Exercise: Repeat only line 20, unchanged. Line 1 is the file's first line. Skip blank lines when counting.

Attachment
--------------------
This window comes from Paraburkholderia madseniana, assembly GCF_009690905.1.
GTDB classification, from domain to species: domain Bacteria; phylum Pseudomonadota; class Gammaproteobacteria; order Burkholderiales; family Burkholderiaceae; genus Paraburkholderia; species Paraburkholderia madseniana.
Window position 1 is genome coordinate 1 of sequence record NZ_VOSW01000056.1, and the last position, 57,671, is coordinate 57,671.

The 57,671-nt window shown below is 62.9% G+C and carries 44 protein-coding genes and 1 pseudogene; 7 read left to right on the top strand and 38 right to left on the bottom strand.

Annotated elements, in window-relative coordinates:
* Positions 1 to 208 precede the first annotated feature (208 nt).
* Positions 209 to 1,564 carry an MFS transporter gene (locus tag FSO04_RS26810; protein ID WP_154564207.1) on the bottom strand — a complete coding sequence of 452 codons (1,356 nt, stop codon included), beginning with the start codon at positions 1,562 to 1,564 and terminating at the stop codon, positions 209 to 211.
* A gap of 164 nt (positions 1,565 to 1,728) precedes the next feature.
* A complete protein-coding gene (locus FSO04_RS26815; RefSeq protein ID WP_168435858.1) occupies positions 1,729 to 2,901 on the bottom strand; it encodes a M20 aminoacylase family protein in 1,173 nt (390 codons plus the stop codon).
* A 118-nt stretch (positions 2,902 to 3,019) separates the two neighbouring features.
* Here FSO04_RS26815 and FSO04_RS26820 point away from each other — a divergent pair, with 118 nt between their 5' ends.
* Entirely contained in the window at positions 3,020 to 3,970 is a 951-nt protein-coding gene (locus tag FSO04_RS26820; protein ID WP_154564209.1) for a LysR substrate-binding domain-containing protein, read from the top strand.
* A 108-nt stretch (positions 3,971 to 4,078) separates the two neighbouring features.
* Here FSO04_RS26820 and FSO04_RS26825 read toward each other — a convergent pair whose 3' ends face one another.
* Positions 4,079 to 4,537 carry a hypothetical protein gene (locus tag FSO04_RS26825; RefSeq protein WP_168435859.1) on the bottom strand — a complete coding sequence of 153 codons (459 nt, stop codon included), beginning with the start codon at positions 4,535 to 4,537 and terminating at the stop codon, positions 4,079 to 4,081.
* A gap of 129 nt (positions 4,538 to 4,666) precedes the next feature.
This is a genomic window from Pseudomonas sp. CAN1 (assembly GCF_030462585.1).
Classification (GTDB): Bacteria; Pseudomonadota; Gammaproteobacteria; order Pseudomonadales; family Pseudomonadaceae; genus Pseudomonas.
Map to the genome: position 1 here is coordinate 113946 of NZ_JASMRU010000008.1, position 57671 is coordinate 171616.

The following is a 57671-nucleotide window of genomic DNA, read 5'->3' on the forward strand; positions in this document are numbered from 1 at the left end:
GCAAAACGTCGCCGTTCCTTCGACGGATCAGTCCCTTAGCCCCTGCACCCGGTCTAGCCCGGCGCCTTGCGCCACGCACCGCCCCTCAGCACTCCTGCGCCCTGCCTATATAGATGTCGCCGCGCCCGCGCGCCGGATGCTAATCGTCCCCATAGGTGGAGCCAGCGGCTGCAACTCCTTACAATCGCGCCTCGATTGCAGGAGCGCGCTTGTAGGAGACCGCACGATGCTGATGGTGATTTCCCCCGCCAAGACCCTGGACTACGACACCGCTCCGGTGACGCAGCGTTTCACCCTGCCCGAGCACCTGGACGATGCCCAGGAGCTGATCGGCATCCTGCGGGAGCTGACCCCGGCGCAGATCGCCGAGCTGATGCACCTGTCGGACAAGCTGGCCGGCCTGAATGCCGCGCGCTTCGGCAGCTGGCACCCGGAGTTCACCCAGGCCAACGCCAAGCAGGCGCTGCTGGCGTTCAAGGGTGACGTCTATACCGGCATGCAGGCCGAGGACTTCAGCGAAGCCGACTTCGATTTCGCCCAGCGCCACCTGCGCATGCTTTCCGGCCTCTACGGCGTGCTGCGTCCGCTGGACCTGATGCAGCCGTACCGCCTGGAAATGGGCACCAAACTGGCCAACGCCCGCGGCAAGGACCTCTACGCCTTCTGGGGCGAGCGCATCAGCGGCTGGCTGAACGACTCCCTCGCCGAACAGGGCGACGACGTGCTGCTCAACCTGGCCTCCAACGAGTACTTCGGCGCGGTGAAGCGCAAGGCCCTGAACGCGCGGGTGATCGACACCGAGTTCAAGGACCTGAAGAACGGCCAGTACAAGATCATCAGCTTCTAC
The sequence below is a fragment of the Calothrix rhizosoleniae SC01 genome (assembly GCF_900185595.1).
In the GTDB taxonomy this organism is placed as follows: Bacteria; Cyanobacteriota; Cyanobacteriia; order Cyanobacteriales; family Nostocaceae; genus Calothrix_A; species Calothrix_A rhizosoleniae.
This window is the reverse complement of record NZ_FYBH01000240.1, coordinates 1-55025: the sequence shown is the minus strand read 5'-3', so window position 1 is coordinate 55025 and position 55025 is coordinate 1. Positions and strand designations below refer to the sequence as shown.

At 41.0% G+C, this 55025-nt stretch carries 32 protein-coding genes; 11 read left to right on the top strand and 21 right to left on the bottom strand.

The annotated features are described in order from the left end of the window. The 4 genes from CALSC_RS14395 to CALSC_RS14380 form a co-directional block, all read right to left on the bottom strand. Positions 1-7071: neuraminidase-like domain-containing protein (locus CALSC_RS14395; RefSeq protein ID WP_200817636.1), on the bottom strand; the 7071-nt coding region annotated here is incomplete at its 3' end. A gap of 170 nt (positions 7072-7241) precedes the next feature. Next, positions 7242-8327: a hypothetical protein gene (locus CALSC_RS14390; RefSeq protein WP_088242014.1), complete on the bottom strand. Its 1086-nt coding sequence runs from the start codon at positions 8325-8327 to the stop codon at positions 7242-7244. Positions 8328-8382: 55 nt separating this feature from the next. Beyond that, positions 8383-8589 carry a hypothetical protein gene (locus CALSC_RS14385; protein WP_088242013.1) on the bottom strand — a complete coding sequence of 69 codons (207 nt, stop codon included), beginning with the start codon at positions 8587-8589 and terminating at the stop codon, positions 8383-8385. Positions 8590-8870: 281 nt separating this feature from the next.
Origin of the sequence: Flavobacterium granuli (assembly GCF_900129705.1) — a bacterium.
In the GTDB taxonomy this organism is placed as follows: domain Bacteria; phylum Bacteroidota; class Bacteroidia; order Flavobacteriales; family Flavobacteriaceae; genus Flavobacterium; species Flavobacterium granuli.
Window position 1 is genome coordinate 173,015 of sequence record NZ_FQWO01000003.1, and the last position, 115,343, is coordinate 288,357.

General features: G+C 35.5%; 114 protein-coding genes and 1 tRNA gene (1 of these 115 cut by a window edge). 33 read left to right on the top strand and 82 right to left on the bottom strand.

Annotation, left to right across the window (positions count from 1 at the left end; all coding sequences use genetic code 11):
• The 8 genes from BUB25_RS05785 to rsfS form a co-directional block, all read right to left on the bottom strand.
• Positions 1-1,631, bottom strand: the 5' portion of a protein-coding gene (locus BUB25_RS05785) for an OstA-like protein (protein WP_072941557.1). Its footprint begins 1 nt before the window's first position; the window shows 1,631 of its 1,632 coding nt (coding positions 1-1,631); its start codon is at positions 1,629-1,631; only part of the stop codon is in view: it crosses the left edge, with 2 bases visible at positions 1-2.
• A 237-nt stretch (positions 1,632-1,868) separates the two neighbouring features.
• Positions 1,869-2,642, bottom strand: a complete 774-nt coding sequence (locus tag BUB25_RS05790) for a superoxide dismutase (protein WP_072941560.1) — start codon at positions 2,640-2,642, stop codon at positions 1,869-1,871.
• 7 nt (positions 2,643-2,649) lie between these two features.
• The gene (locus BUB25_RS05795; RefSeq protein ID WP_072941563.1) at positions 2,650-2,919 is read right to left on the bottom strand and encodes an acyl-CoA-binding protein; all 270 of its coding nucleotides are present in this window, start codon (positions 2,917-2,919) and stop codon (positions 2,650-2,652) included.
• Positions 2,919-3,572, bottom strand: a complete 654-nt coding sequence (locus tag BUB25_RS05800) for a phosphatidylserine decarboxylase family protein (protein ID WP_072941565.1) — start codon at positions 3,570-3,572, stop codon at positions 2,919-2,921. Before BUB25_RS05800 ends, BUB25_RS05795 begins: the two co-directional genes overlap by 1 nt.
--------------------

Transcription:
The following is a 57671-nucleotide window of genomic DNA, read 5'->3' on the forward strand; positions in this document are numbered from 1 at the left end: